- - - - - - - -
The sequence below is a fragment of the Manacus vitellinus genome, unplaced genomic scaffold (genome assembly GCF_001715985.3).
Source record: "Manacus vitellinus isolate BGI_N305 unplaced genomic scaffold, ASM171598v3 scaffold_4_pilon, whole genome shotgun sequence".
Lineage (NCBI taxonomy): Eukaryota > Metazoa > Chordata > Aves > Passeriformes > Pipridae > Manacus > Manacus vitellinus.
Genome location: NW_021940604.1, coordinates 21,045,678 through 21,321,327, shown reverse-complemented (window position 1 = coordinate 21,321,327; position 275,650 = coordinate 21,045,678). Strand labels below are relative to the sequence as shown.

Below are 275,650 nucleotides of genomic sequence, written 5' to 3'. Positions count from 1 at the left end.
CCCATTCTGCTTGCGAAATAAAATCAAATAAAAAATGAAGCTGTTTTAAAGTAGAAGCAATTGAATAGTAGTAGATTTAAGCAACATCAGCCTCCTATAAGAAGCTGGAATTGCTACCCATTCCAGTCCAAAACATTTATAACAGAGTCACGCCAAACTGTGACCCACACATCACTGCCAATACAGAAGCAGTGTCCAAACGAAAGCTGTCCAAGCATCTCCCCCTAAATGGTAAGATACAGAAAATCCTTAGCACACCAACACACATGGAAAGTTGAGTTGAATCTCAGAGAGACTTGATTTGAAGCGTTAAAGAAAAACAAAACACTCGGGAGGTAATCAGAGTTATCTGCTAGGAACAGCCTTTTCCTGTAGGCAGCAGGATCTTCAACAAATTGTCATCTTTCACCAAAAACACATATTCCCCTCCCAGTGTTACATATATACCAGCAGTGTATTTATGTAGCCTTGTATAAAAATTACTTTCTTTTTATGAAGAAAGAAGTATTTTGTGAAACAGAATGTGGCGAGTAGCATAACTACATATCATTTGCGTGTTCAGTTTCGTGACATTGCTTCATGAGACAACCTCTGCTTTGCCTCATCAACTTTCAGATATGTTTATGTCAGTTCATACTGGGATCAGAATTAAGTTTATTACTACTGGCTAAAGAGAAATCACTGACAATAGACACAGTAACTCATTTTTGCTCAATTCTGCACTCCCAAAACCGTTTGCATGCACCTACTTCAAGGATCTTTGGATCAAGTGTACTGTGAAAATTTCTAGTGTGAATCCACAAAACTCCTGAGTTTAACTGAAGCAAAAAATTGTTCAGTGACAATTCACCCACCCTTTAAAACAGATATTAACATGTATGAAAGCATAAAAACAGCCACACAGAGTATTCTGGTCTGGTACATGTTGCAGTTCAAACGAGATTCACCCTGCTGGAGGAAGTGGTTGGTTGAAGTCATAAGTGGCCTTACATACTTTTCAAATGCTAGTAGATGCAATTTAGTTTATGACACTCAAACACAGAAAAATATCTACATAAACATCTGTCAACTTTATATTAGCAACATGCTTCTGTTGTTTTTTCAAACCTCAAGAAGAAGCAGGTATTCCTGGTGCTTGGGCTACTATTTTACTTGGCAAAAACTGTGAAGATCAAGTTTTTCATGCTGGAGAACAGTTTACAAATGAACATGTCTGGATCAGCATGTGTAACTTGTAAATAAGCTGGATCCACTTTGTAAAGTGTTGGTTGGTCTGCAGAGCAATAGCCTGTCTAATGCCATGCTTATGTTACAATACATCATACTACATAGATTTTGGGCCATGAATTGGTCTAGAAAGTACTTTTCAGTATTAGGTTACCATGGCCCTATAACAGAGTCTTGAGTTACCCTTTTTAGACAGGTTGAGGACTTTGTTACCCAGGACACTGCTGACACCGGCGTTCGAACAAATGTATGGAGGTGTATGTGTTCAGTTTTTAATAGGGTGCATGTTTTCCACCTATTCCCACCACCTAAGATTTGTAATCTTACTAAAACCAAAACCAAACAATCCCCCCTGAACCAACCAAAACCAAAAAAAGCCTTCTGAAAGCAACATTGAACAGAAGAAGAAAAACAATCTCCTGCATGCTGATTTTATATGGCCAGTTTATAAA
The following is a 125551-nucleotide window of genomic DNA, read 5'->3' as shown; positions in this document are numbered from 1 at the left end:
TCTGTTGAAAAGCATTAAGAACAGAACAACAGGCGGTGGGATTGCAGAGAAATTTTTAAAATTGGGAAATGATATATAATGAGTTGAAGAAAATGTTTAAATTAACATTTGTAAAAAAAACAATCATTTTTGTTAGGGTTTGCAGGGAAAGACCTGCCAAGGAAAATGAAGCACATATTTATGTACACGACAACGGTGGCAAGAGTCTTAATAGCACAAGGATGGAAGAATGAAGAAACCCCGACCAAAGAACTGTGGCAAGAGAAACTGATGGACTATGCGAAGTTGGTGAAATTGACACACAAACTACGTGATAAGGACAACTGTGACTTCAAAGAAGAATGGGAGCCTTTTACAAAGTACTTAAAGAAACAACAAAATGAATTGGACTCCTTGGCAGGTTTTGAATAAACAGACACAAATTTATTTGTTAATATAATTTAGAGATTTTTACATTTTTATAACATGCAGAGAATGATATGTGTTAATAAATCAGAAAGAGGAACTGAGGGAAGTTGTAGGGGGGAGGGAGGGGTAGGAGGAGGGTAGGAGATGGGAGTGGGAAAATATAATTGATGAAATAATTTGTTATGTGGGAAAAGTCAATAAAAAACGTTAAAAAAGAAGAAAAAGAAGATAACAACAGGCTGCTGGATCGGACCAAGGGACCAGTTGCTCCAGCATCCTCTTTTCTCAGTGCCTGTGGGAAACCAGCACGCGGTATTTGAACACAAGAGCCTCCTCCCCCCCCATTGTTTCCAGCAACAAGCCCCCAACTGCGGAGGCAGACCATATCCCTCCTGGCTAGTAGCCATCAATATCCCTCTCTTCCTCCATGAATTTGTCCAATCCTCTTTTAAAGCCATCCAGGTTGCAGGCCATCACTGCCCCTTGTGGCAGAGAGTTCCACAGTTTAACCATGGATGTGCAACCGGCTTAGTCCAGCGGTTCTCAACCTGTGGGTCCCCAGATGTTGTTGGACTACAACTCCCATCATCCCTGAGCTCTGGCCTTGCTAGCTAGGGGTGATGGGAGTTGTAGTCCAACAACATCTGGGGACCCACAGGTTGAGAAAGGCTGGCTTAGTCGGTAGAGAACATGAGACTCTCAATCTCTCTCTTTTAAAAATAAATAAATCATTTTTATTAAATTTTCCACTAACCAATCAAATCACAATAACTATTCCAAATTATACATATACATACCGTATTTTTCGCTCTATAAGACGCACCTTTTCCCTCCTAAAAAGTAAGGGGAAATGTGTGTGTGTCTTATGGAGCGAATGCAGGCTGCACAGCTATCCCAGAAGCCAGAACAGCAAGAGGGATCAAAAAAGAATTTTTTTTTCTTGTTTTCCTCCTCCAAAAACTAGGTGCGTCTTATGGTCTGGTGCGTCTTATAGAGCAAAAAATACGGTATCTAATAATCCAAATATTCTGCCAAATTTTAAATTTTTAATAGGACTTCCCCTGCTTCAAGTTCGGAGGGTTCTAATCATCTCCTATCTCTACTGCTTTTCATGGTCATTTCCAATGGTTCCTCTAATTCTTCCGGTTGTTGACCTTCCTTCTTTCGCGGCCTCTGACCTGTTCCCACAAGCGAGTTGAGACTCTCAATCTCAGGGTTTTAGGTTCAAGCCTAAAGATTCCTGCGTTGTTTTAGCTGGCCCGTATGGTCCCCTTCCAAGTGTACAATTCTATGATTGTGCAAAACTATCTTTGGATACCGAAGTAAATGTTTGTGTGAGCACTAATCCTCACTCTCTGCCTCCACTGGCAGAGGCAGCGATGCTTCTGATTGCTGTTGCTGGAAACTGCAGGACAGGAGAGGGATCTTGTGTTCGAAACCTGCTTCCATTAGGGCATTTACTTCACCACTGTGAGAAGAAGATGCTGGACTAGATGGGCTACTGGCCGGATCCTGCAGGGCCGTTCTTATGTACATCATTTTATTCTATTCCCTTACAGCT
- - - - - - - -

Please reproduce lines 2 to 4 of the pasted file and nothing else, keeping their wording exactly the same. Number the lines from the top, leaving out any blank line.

Source record: "Manacus vitellinus isolate BGI_N305 unplaced genomic scaffold, ASM171598v3 scaffold_4_pilon, whole genome shotgun sequence".
Lineage (NCBI taxonomy): Eukaryota > Metazoa > Chordata > Aves > Passeriformes > Pipridae > Manacus > Manacus vitellinus.
Genome location: NW_021940604.1, coordinates 21,045,678 through 21,321,327, shown reverse-complemented (window position 1 = coordinate 21,321,327; position 275,650 = coordinate 21,045,678). Strand labels below are relative to the sequence as shown.